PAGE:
Saturday 24 February 2024

Have you ever put anything at risk for the Lord?

1 Corinthians 15:30 And why do we stand in jeopardy every hour? 31 I affirm, by the boasting in you which I have in Christ Jesus our Lord, I die daily.

In context, Paul explains that his ministry made sense, and only made sense, in the light of the fact of the resurrection of believers. Jesus Christ is already risen, and believers will also rise - and this is why they live as they do in the present age, offering their lives up for Jesus Christ. This is the rational way to live, because they cannot everything - even if they die, they shall be raised up again. Jesus is risen, and we shall rise too. Hence, risk makes sense - because ultimately, the victory is already won. It makes no sense for believers to jealously guard their comfort, their security, their peace, because these things are not in ultimate jeopardy: the resurrection means that these things cannot be lost in the end. And actually it makes no sense to try to cling on to them as the highest good, because they can't be kept. We shall lose this earthly body, so that we shall rise again in a glorious resurrection body.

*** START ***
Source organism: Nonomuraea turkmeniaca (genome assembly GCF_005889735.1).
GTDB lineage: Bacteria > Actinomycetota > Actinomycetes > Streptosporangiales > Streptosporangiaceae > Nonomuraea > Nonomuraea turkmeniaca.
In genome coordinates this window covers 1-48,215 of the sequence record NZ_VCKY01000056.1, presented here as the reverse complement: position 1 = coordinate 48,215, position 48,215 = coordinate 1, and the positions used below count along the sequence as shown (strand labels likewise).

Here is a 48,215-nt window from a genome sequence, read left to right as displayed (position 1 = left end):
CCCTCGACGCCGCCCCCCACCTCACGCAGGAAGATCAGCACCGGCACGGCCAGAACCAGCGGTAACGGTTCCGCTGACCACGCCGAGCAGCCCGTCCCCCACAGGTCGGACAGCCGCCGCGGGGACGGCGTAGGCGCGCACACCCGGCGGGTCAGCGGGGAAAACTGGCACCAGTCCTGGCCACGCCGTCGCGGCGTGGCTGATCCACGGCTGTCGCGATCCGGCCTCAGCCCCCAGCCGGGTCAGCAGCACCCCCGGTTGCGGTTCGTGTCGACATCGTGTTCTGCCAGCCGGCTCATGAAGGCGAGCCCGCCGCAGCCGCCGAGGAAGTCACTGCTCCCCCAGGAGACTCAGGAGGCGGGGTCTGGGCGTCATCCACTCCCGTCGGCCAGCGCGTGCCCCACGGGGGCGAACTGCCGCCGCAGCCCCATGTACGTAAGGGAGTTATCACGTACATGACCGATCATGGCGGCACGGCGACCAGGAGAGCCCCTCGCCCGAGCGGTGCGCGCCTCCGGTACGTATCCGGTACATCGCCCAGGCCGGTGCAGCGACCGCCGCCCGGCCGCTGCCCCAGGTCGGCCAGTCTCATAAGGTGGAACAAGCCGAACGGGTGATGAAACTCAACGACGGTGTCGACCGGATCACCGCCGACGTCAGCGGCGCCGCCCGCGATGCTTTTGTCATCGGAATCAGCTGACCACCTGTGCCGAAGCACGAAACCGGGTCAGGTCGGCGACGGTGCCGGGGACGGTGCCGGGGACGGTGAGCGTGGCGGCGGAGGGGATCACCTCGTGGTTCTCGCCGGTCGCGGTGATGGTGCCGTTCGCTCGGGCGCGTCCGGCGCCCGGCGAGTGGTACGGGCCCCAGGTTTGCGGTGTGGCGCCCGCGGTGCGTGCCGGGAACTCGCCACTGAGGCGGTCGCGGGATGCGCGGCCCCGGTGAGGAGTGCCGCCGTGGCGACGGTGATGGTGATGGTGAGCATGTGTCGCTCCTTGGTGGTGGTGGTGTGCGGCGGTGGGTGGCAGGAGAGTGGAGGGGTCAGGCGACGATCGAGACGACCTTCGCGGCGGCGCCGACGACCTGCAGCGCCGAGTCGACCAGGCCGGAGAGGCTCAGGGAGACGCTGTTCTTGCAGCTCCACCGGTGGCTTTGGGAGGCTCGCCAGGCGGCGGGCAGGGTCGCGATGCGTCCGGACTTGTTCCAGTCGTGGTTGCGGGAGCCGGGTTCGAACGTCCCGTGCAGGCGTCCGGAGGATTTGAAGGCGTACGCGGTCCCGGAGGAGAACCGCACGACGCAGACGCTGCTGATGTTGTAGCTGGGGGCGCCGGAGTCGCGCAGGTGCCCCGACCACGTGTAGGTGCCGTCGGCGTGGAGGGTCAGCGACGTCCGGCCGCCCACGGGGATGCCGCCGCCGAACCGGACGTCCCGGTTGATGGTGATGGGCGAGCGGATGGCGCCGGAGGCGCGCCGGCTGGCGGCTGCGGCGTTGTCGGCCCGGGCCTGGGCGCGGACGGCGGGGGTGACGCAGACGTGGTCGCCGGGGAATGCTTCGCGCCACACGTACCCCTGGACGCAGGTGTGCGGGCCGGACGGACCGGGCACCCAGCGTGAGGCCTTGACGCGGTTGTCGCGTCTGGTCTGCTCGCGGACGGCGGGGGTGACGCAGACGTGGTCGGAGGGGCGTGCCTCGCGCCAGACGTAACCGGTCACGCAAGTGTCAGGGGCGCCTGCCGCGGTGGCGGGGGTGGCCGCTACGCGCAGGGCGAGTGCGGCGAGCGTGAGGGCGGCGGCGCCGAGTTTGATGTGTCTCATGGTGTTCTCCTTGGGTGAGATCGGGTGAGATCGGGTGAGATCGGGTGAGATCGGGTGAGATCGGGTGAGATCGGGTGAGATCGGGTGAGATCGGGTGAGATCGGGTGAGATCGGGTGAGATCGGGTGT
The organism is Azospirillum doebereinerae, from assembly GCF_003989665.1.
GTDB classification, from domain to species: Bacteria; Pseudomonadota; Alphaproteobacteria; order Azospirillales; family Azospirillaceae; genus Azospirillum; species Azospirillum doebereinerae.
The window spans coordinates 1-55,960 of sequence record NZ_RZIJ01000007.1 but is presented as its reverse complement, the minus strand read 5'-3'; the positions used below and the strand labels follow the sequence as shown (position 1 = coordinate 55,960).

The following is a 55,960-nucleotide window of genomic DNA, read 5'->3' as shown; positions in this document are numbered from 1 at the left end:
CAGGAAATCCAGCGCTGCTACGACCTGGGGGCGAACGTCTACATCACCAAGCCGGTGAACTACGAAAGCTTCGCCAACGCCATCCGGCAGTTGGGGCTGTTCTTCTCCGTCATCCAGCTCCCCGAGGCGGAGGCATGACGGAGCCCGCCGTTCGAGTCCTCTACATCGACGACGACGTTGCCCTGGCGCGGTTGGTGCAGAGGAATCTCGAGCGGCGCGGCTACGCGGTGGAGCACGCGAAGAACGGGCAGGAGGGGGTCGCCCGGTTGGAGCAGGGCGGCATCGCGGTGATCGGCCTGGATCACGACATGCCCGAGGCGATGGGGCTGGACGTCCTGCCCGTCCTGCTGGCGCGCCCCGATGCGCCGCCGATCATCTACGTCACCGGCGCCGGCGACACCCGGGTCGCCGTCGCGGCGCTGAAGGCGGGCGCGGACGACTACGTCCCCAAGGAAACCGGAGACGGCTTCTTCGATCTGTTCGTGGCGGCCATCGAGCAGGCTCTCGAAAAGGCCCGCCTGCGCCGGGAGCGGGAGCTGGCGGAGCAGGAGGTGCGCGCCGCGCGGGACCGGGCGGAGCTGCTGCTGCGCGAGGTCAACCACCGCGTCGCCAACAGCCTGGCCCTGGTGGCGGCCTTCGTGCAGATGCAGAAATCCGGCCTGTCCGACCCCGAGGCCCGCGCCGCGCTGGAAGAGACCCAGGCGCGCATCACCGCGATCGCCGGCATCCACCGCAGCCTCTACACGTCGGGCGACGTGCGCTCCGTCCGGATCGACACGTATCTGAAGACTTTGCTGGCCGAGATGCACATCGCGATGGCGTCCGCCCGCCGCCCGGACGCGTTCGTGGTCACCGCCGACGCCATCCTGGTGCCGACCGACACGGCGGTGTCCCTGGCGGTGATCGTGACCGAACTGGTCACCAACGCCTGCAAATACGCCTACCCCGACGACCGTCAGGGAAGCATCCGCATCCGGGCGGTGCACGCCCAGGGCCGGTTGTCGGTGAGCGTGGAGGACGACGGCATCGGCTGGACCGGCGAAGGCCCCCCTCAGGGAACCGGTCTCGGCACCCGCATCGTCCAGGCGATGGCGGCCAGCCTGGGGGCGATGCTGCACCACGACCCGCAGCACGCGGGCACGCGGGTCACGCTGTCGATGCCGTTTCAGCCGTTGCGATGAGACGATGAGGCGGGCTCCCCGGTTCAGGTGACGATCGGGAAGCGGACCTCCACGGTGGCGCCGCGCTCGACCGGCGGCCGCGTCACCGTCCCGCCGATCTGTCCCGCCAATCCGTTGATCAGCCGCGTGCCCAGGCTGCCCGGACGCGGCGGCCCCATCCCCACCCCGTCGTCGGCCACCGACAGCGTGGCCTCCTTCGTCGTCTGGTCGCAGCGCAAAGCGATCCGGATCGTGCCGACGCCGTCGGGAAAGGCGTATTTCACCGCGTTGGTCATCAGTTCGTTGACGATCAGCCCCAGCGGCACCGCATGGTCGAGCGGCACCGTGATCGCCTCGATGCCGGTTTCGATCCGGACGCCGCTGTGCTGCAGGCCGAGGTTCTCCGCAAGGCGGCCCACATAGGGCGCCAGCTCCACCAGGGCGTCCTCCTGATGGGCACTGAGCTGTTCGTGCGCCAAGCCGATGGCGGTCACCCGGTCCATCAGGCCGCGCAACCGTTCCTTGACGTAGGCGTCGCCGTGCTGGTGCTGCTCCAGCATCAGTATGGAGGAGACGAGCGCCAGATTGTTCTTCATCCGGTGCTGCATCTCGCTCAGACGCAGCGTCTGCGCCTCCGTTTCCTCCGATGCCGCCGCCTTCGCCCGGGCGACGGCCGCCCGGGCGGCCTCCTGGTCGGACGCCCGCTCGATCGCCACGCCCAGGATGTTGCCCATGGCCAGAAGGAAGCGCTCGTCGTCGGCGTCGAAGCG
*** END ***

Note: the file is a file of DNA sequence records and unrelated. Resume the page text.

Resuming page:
I do wonder that if Paul were writing back to churches in the year 2024, if some of them wouldn't respond to him and suggest that he needed a break. "Paul, we're very concerned about you, and the extreme things that you are writing. In jeopardy every hour? This lies far outside the parameters established by our care committee and operational guidelines. You are taking yourself too seriously. Relax. Don't you believe in God's sovereignty? God doesn't need you to do this. We suggest you take a long period of leave for your mental health, and to reflect upon best practices." That is the atmosphere that we are immersed in in the modern West; these are the ideas that spontaneously come to us if we have lived there long enough. But Paul didn't believe in those ideas. He believed in the resurrection of Jesus Christ, and his own future resurrection because of it. Do you?